Staying focused:

Lisa Yates, Editor

For 14-year-old Tyler Price, it all began with the parable of the talents – the parable in Matthew 25:15.

The parable tells of a master leaving his home to travel, and before going entrusted his property to his servants. One servant received five talents, the second two and the third one.

Returning after a long absence, the master asked his servants for an accounting. The first two servants received rewards because they put their money to work and doubled the value of the property they received to safeguard. The third servant received punishment for being lazy – he hid his talent in a hole.

“God gave me this huge thing called life and I don’t want to waste it,” said Price, describing his motivation and desire to achieve success.

“It (the motivation) also has a lot to do with my parents. As a kid I was never allowed to sit inside and do nothing. They told me to go outside and play with some friends or find something else to do. So part of it was how I was raised.”

The Dutchtown freshman-to-be parlayed his parents’ advice into a long list of accomplishments, including his most recent accomplishment - earning leadership recognition at the 2012 Louisiana Civil Air Patrol Encampment at Barksdale Air Force Base in Bossier City this summer.

Three prestigious awards

Cadet Chief Master Sgt. Price, a member of the Civil Air Patrol, received three prestigious awards at the camp: the Challenger Cadet Award, for graduating second out of his class; the Warrior Cadet Award, for outstanding leadership ability; and, Honor Cadet of Alpha Flight, for his overall contribution to the team.

First Lt. Lydia Pike, CAP AF public affairs officer of the 2012 encampment, said the purpose of the camp is to expose CAP cadets from Louisiana (and other states) to Air Force life and to test their leadership abilities. She said it is a challenging program, especially for new cadets.

“Tyler did very well,” she said. “He went in with a positive attitude and was determined to get the most out of the program.”

Pike said the young cadet earned the Warrior Cadet Award for having what the Air Force calls “a warrior spirit.” She said a warrior is someone whose strong character enables them to make sacrifices for the team and achieve their long-term goals.

“He has that warrior spirit – he’s not only a team player, but a team leader,” she said. “He not only did what he had to do, but he encouraged his fellow cadets to do what they needed to do to pass instruction. I’m very proud of him and his accomplishments.”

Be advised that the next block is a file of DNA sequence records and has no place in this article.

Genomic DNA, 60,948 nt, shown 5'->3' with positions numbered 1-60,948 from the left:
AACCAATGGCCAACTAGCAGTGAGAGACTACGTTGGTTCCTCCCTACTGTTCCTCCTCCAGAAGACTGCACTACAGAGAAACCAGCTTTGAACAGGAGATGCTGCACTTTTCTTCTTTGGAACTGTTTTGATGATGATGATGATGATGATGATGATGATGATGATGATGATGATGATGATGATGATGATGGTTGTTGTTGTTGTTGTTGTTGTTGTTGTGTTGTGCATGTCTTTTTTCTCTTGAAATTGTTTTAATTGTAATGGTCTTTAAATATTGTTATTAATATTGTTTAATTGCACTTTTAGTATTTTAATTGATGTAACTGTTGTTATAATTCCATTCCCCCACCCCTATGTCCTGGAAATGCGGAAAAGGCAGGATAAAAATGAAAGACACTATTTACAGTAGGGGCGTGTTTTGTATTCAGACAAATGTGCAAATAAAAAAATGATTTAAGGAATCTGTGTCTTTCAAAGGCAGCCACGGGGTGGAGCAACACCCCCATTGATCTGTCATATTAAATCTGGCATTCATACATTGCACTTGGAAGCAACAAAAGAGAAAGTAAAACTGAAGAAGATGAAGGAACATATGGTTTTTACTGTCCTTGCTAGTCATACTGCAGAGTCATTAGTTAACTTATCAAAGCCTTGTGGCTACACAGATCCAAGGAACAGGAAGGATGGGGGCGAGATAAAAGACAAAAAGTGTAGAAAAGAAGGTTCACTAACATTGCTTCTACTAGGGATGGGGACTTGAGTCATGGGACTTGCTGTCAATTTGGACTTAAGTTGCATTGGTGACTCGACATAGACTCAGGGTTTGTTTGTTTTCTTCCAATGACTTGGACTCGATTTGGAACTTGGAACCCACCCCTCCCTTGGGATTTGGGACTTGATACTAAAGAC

The Civil Air Patrol (CAP)

The Civil Air Patrol (CAP) is the official auxiliary of the U.S. Air Force with a volunteer force of almost 57,000 members nationwide. Members perform 90 percent of the continental U.S. inland search and rescue missions tasked by the Air Force Rescue Coordination Center and are credited with saving many lives.

CAP plays a leading role in aerospace education, and conducts a multifaceted cadet program for more than 22,000 young people 12-20 years of age. Members also perform homeland security, disaster relief and counter-drug missions at the request of federal, state and local agencies.

CAP's core cadet activity is the annual summer encampment. Typically a week or a 10-day long event, cadets are put into an intense, military-structured environment similar in certain respects to USAF Basic Military Training (BMT) for enlisted personnel.

A typical day at camp

Price said a typical day at the camp started at 5:30 a.m. where the cadets had 45 seconds to one minute to report outside for physical training. He said it was like that from day one.

“It started when we arrived in the encampment van,” he said. “The door opened and someone was yelling at us to get our gear. During physical training, no matter how fast we ran we were told to run faster. It was pretty harsh and hard to get used to at first, but at the end of the camp I felt proud to accomplish something like that which was pretty hard.”

In addition to the hard work, Price said he got to do a lot of exciting things at encampment such as firing weapons and learning how the military works with K9s to take down criminals.

“I flew a flight simulator and got a tour of inside a B52,” he said. “We also got to tour the place where they assemble the jet engines – that was very impressive.”

He said various pilots spoke to the cadets, including an older pilot, who told of his experiences flying A-10s, and a young graduate of the U.S. Naval Academy, who told the group what it takes to be accepted into one of the nation’s military academies.